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  • Navy DPEP

    I am currently a nationally registered paramedic with a year of experience in a urban 911 system. I'm looking at joing the reserves and want to be a hospital corpsman. I was wondering with my training and experience if I would be able to bypass A school and the like with the DPEP program?

  • #2
    DPEP doesn't let you skip A-School, but it does (possibly) allow you to test out of parts of it. They will still want to fill in the gaps between what you do now as a civilian, and what they want you to do in the Navy. Also, only having a year of experience might not get you anything anyway.

    I was going to enlist through the DPEP program, and as far as anyone could tell me there's no way to know if you'll be able to test out until you're at RTC, so trying to plan how long you'll be away becomes tricky.

    Also, good luck finding a recruiter who can help you with it. I've spoken to quite a few in the past year, and most have heard of it, but none have ever actually done it.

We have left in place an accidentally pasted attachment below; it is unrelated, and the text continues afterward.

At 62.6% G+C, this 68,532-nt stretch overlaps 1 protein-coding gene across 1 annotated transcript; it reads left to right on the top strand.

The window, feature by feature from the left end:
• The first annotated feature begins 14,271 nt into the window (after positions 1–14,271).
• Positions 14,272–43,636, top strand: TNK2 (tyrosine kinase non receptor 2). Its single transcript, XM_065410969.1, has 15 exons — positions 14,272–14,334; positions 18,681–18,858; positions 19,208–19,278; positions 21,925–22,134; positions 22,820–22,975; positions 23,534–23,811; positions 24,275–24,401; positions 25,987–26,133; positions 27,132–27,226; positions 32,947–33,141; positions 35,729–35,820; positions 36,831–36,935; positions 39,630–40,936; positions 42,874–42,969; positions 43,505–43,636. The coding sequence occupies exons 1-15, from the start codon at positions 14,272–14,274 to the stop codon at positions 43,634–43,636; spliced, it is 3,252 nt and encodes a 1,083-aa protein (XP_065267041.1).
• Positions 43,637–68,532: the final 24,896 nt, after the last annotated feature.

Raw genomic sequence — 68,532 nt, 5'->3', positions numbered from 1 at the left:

Couldn't hurt to give it a try though! In the end, I decided I wanted to do something different than I do as a civilian.



    • #3
      Thanks. Even if I decided to not go with the DPEP program would my experiance allow me to enlist at a higher rate?


      • #4
        The Navy doesn't really care about your experience, since it's impossible to quantify. I ran into this when trying to apply as an officer. My 15 years experience in my civilian field was worthless, what they're looking for are specific certifications/degrees/etc that can verify you know what you say you know.

        Check this out... I don't know how current it is (it's from 2005) because it isn't listed on the directives on the CNRC's web site, but it's still coming up in Google searches. I think it's pretty much still good:

        Your best bet would be your paramedic program. Did you take it at an accredited college? How many credit hours was it? I know out here a paramedic program is about 2 years of college. You could use your credits towards either an E-2 or E-3, depending on how many you have (24 or 48, respectively).

        Failing that, your paramedic program may fall under their "accredited vocational/technical school beyond the high school level", which is item 6. 1 year gets you an E-2, two years gets an E-3.

        Keep in mind that in most cases (depending on manning levels of your rating) if you go in as an E-3, you're only looking at 6 months or so before you get your 3rd class (E-4).